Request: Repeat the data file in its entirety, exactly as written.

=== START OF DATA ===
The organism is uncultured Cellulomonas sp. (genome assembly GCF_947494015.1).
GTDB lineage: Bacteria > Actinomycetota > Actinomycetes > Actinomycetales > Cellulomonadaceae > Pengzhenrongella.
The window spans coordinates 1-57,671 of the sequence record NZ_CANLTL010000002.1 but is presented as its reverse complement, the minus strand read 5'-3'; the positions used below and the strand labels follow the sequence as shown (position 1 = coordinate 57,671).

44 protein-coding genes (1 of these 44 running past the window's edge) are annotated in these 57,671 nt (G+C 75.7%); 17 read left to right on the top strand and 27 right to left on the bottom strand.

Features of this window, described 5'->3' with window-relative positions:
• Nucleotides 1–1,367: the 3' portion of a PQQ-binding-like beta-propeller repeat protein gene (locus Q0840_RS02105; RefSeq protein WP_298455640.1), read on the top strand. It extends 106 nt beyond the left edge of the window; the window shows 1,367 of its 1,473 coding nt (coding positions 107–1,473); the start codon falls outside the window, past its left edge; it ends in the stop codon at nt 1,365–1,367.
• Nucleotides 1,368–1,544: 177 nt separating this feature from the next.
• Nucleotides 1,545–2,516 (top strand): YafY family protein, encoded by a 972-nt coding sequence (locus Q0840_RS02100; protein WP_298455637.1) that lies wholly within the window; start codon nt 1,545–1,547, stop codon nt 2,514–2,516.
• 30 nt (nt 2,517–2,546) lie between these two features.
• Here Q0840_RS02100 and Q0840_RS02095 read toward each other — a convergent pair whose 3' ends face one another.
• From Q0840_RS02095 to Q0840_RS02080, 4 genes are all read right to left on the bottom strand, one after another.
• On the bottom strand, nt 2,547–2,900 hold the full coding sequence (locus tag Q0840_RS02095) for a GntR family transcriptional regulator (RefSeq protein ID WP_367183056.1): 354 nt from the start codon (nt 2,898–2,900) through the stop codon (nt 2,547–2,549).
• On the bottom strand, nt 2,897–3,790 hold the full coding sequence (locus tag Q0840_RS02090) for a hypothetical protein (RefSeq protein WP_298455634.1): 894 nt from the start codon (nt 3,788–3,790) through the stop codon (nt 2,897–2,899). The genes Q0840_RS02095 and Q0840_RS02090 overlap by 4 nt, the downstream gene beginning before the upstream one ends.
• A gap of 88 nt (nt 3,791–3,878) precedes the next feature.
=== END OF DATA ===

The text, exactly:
The organism is uncultured Cellulomonas sp. (genome assembly GCF_947494015.1).
GTDB lineage: Bacteria > Actinomycetota > Actinomycetes > Actinomycetales > Cellulomonadaceae > Pengzhenrongella.
The window spans coordinates 1-57,671 of the sequence record NZ_CANLTL010000002.1 but is presented as its reverse complement, the minus strand read 5'-3'; the positions used below and the strand labels follow the sequence as shown (position 1 = coordinate 57,671).

44 protein-coding genes (1 of these 44 running past the window's edge) are annotated in these 57,671 nt (G+C 75.7%); 17 read left to right on the top strand and 27 right to left on the bottom strand.

Features of this window, described 5'->3' with window-relative positions:
• Nucleotides 1–1,367: the 3' portion of a PQQ-binding-like beta-propeller repeat protein gene (locus Q0840_RS02105; RefSeq protein WP_298455640.1), read on the top strand. It extends 106 nt beyond the left edge of the window; the window shows 1,367 of its 1,473 coding nt (coding positions 107–1,473); the start codon falls outside the window, past its left edge; it ends in the stop codon at nt 1,365–1,367.
• Nucleotides 1,368–1,544: 177 nt separating this feature from the next.
• Nucleotides 1,545–2,516 (top strand): YafY family protein, encoded by a 972-nt coding sequence (locus Q0840_RS02100; protein WP_298455637.1) that lies wholly within the window; start codon nt 1,545–1,547, stop codon nt 2,514–2,516.
• 30 nt (nt 2,517–2,546) lie between these two features.
• Here Q0840_RS02100 and Q0840_RS02095 read toward each other — a convergent pair whose 3' ends face one another.
• From Q0840_RS02095 to Q0840_RS02080, 4 genes are all read right to left on the bottom strand, one after another.
• On the bottom strand, nt 2,547–2,900 hold the full coding sequence (locus tag Q0840_RS02095) for a GntR family transcriptional regulator (RefSeq protein ID WP_367183056.1): 354 nt from the start codon (nt 2,898–2,900) through the stop codon (nt 2,547–2,549).
• On the bottom strand, nt 2,897–3,790 hold the full coding sequence (locus tag Q0840_RS02090) for a hypothetical protein (RefSeq protein WP_298455634.1): 894 nt from the start codon (nt 3,788–3,790) through the stop codon (nt 2,897–2,899). The genes Q0840_RS02095 and Q0840_RS02090 overlap by 4 nt, the downstream gene beginning before the upstream one ends.
• A gap of 88 nt (nt 3,791–3,878) precedes the next feature.